“As an AI language model, I strive to provide accurate and reliable information, but I can make mistakes. I appreciate you bringing this to my attention and giving me the opportunity to correct my errors,” it said after being told of a bungle.

The promise of artificial intelligence is expansive, but so are potential errors — as one unfortunate lawyer found out.

Steven A. Schwartz used the tool to “supplement” his legal research in a case in federal court in southern Florida. ChatGPT ended up fabricating six bogus cases that Mr. Schwartz then cited in his brief as precedent.

Mr. Schwartz said in a legal filing that he now realizes ChatGPT “has revealed itself to be unreliable.” He said he had never used it for legal research before “and therefore was unaware of the possibility that its content could be false.”

The judge is threatening sanctions on Mr. Schwartz and his law firm for submitting the bogus cases. A hearing has been set for June 8 on the matter.

The Times, in its own research, has found ChatGPT to be pretty iffy on legal matters.

At one point ChatGPT says it’s illegal to shout “fire” in a crowded theater. But that is actually not considered good law, ever since the 1969 landmark Supreme Court case Brandenburg v. Ohio.

Or take the “Lemon test,” a formula for gauging church-state entanglement that the Supreme Court laid out in a 1971 case, Lemon v. Kurtzman. ChatGPT says Lemon “is still widely used today” and even cites a 2019 case before the justices, American Legion v. American Humanist Association, where it says the justices “explicitly cite the Lemon test as a standard.”

In fact, the majority in that case specifically said the Lemon test didn’t apply.

Ask ChatGPT what the federal deficit was in 1980, and it spits back a firm declaration that it was $74.97 billion, saying it got its data from the Treasury Department. But that figure is off by more than $1 billion from the real answer: $73.8 billion.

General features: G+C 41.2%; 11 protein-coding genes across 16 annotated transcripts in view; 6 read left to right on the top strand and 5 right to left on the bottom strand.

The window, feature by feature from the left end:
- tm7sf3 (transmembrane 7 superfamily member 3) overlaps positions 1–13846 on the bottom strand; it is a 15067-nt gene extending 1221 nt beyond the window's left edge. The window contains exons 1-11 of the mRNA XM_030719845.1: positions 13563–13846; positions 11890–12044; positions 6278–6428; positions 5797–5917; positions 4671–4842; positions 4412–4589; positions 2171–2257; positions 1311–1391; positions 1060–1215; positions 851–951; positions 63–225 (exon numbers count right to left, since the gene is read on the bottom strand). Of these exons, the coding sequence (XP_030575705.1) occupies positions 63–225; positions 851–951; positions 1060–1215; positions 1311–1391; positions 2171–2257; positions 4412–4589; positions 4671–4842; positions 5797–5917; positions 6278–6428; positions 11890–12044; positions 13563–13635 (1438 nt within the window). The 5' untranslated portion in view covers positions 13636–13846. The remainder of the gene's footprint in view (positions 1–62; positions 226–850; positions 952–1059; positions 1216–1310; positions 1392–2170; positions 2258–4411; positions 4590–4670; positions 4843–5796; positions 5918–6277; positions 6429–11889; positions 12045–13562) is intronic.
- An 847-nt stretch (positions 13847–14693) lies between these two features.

It’s tough to figure out where ChatGPT got its clearly erroneous figure. It doesn’t seem to appear in any news reports, for example.

ChatGPT gets the American death toll in the Vietnam War correct, but bungles the question of what the projected American death toll would be if the U.S. had invaded Japan to try to end World War II.

It says the estimate of American deaths was 46,000 and Japanese casualties could reach between 1.7 million and 4 million. In fact, that 1.7 million to 4 million figure was the War Department’s estimate of American casualties, including up to 800,000 dead.

ChatGPT 4.0, the most current version for which users pay a monthly fee, is somewhat better at accuracy than 3.5. It nails questions about the most-watched 2010 YouTube video, the 1980 federal deficit, the “fire” in a crowded theater test and a query about the original 12 amendments proposed to the Constitution by Congress in 1789.

But it still bungles the Lemon test question, the Clay-Randolph duel location and a question about MTV’s top video of 1996.

That evolution “shows that we’re not near the limit of these systems,” Mr. Lovin said.

He said there’s still the potential for ChatGPT and other language AIs to eventually be superaccurate search engines, but that is still far away.

“Maybe GPT 6 or GPT 7,” he said.